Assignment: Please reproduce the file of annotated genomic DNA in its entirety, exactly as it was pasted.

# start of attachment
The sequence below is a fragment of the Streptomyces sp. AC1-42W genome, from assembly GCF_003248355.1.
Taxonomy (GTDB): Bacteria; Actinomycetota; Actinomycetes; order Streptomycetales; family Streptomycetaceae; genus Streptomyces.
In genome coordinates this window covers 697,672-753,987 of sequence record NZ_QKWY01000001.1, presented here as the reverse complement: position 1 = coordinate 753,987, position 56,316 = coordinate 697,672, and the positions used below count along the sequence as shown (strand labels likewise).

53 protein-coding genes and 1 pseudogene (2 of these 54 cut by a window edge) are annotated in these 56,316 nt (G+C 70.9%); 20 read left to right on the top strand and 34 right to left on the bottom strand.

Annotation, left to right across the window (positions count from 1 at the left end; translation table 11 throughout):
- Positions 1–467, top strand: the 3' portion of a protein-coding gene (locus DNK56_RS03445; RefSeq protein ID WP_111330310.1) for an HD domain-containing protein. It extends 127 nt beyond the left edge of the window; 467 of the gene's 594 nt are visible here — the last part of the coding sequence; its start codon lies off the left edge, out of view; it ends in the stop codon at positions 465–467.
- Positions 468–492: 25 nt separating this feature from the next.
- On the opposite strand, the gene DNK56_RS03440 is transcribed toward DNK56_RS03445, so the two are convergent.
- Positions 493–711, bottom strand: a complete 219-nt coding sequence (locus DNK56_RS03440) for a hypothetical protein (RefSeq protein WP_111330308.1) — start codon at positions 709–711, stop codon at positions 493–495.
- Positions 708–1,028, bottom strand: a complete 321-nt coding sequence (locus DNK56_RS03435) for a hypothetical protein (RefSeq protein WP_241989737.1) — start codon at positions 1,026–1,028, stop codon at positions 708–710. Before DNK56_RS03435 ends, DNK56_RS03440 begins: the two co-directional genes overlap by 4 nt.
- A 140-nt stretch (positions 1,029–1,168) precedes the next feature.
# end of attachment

The sequence below is a fragment of the Streptomyces sp. AC1-42W genome, from assembly GCF_003248355.1.
Taxonomy (GTDB): Bacteria; Actinomycetota; Actinomycetes; order Streptomycetales; family Streptomycetaceae; genus Streptomyces.
In genome coordinates this window covers 697,672-753,987 of sequence record NZ_QKWY01000001.1, presented here as the reverse complement: position 1 = coordinate 753,987, position 56,316 = coordinate 697,672, and the positions used below count along the sequence as shown (strand labels likewise).

53 protein-coding genes and 1 pseudogene (2 of these 54 cut by a window edge) are annotated in these 56,316 nt (G+C 70.9%); 20 read left to right on the top strand and 34 right to left on the bottom strand.

Annotation, left to right across the window (positions count from 1 at the left end; translation table 11 throughout):
- Positions 1–467, top strand: the 3' portion of a protein-coding gene (locus DNK56_RS03445; RefSeq protein ID WP_111330310.1) for an HD domain-containing protein. It extends 127 nt beyond the left edge of the window; 467 of the gene's 594 nt are visible here — the last part of the coding sequence; its start codon lies off the left edge, out of view; it ends in the stop codon at positions 465–467.
- Positions 468–492: 25 nt separating this feature from the next.
- On the opposite strand, the gene DNK56_RS03440 is transcribed toward DNK56_RS03445, so the two are convergent.
- Positions 493–711, bottom strand: a complete 219-nt coding sequence (locus DNK56_RS03440) for a hypothetical protein (RefSeq protein WP_111330308.1) — start codon at positions 709–711, stop codon at positions 493–495.
- Positions 708–1,028, bottom strand: a complete 321-nt coding sequence (locus DNK56_RS03435) for a hypothetical protein (RefSeq protein WP_241989737.1) — start codon at positions 1,026–1,028, stop codon at positions 708–710. Before DNK56_RS03435 ends, DNK56_RS03440 begins: the two co-directional genes overlap by 4 nt.
- A 140-nt stretch (positions 1,029–1,168) precedes the next feature.